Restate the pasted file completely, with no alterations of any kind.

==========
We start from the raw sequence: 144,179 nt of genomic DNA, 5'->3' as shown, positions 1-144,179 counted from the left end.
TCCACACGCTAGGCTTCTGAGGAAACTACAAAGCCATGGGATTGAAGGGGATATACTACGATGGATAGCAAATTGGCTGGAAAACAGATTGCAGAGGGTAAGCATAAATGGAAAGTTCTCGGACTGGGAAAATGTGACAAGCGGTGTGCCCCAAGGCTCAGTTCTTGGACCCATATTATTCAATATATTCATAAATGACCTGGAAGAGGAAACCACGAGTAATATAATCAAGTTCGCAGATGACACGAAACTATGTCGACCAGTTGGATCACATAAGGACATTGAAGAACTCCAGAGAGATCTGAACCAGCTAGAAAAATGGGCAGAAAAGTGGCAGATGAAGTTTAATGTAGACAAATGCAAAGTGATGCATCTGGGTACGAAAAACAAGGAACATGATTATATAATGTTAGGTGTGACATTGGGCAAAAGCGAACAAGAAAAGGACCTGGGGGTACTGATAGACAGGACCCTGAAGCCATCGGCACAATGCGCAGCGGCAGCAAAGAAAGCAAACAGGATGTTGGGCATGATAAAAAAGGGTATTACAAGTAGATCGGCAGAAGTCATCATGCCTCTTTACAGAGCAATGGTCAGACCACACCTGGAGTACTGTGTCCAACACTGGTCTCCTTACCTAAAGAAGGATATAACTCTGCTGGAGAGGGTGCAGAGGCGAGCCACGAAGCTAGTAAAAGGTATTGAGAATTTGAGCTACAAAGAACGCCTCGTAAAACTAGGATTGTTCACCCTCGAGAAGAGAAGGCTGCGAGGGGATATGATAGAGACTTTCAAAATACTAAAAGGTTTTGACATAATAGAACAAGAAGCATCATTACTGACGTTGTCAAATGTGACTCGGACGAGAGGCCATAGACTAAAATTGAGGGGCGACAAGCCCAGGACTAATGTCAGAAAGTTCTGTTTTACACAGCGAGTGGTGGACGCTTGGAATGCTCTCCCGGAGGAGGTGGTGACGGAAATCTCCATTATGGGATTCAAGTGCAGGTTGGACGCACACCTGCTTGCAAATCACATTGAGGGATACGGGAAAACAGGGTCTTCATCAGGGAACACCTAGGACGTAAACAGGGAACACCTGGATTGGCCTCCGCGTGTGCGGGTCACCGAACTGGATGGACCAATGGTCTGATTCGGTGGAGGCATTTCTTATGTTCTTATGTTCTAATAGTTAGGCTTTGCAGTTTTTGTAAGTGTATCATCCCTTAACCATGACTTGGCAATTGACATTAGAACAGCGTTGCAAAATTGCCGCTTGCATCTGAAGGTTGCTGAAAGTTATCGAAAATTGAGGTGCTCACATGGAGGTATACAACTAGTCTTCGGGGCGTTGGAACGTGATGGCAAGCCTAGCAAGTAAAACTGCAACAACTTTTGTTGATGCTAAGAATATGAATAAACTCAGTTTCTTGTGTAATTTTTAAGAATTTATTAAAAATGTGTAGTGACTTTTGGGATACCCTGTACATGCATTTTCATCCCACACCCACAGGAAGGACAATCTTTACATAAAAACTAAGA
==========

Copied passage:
We start from the raw sequence: 144,179 nt of genomic DNA, 5'->3' as shown, positions 1-144,179 counted from the left end.
TCCACACGCTAGGCTTCTGAGGAAACTACAAAGCCATGGGATTGAAGGGGATATACTACGATGGATAGCAAATTGGCTGGAAAACAGATTGCAGAGGGTAAGCATAAATGGAAAGTTCTCGGACTGGGAAAATGTGACAAGCGGTGTGCCCCAAGGCTCAGTTCTTGGACCCATATTATTCAATATATTCATAAATGACCTGGAAGAGGAAACCACGAGTAATATAATCAAGTTCGCAGATGACACGAAACTATGTCGACCAGTTGGATCACATAAGGACATTGAAGAACTCCAGAGAGATCTGAACCAGCTAGAAAAATGGGCAGAAAAGTGGCAGATGAAGTTTAATGTAGACAAATGCAAAGTGATGCATCTGGGTACGAAAAACAAGGAACATGATTATATAATGTTAGGTGTGACATTGGGCAAAAGCGAACAAGAAAAGGACCTGGGGGTACTGATAGACAGGACCCTGAAGCCATCGGCACAATGCGCAGCGGCAGCAAAGAAAGCAAACAGGATGTTGGGCATGATAAAAAAGGGTATTACAAGTAGATCGGCAGAAGTCATCATGCCTCTTTACAGAGCAATGGTCAGACCACACCTGGAGTACTGTGTCCAACACTGGTCTCCTTACCTAAAGAAGGATATAACTCTGCTGGAGAGGGTGCAGAGGCGAGCCACGAAGCTAGTAAAAGGTATTGAGAATTTGAGCTACAAAGAACGCCTCGTAAAACTAGGATTGTTCACCCTCGAGAAGAGAAGGCTGCGAGGGGATATGATAGAGACTTTCAAAATACTAAAAGGTTTTGACATAATAGAACAAGAAGCATCATTACTGACGTTGTCAAATGTGACTCGGACGAGAGGCCATAGACTAAAATTGAGGGGCGACAAGCCCAGGACTAATGTCAGAAAGTTCTGTTTTACACAGCGAGTGGTGGACGCTTGGAATGCTCTCCCGGAGGAGGTGGTGACGGAAATCTCCATTATGGGATTCAAGTGCAGGTTGGACGCACACCTGCTTGCAAATCACATTGAGGGATACGGGAAAACAGGGTCTTCATCAGGGAACACCTAGGACGTAAACAGGGAACACCTGGATTGGCCTCCGCGTGTGCGGGTCACCGAACTGGATGGACCAATGGTCTGATTCGGTGGAGGCATTTCTTATGTTCTTATGTTCTAATAGTTAGGCTTTGCAGTTTTTGTAAGTGTATCATCCCTTAACCATGACTTGGCAATTGACATTAGAACAGCGTTGCAAAATTGCCGCTTGCATCTGAAGGTTGCTGAAAGTTATCGAAAATTGAGGTGCTCACATGGAGGTATACAACTAGTCTTCGGGGCGTTGGAACGTGATGGCAAGCCTAGCAAGTAAAACTGCAACAACTTTTGTTGATGCTAAGAATATGAATAAACTCAGTTTCTTGTGTAATTTTTAAGAATTTATTAAAAATGTGTAGTGACTTTTGGGATACCCTGTACATGCATTTTCATCCCACACCCACAGGAAGGACAATCTTTACATAAAAACTAAGA